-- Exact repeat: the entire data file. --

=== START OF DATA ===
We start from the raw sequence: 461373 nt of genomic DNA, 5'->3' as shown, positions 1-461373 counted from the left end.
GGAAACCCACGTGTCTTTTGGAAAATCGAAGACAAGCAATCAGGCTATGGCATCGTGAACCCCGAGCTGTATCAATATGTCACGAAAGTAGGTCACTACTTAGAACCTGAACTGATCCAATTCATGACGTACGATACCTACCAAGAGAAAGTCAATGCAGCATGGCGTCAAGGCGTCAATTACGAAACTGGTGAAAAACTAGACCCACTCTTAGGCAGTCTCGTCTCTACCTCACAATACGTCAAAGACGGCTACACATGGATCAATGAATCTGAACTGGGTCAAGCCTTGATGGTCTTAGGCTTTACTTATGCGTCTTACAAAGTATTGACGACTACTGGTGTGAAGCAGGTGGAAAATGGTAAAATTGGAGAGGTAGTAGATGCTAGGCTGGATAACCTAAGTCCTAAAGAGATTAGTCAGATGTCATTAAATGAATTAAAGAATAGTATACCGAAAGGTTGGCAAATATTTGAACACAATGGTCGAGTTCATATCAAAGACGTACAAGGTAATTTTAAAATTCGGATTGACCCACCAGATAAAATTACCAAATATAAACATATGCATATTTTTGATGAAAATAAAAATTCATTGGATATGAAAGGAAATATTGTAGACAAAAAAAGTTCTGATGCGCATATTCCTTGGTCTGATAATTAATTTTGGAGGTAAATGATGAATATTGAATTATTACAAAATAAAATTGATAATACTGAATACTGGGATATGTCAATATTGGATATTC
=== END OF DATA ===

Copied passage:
We start from the raw sequence: 461373 nt of genomic DNA, 5'->3' as shown, positions 1-461373 counted from the left end.
GGAAACCCACGTGTCTTTTGGAAAATCGAAGACAAGCAATCAGGCTATGGCATCGTGAACCCCGAGCTGTATCAATATGTCACGAAAGTAGGTCACTACTTAGAACCTGAACTGATCCAATTCATGACGTACGATACCTACCAAGAGAAAGTCAATGCAGCATGGCGTCAAGGCGTCAATTACGAAACTGGTGAAAAACTAGACCCACTCTTAGGCAGTCTCGTCTCTACCTCACAATACGTCAAAGACGGCTACACATGGATCAATGAATCTGAACTGGGTCAAGCCTTGATGGTCTTAGGCTTTACTTATGCGTCTTACAAAGTATTGACGACTACTGGTGTGAAGCAGGTGGAAAATGGTAAAATTGGAGAGGTAGTAGATGCTAGGCTGGATAACCTAAGTCCTAAAGAGATTAGTCAGATGTCATTAAATGAATTAAAGAATAGTATACCGAAAGGTTGGCAAATATTTGAACACAATGGTCGAGTTCATATCAAAGACGTACAAGGTAATTTTAAAATTCGGATTGACCCACCAGATAAAATTACCAAATATAAACATATGCATATTTTTGATGAAAATAAAAATTCATTGGATATGAAAGGAAATATTGTAGACAAAAAAAGTTCTGATGCGCATATTCCTTGGTCTGATAATTAATTTTGGAGGTAAATGATGAATATTGAATTATTACAAAATAAAATTGATAATACTGAATACTGGGATATGTCAATATTGGATATTC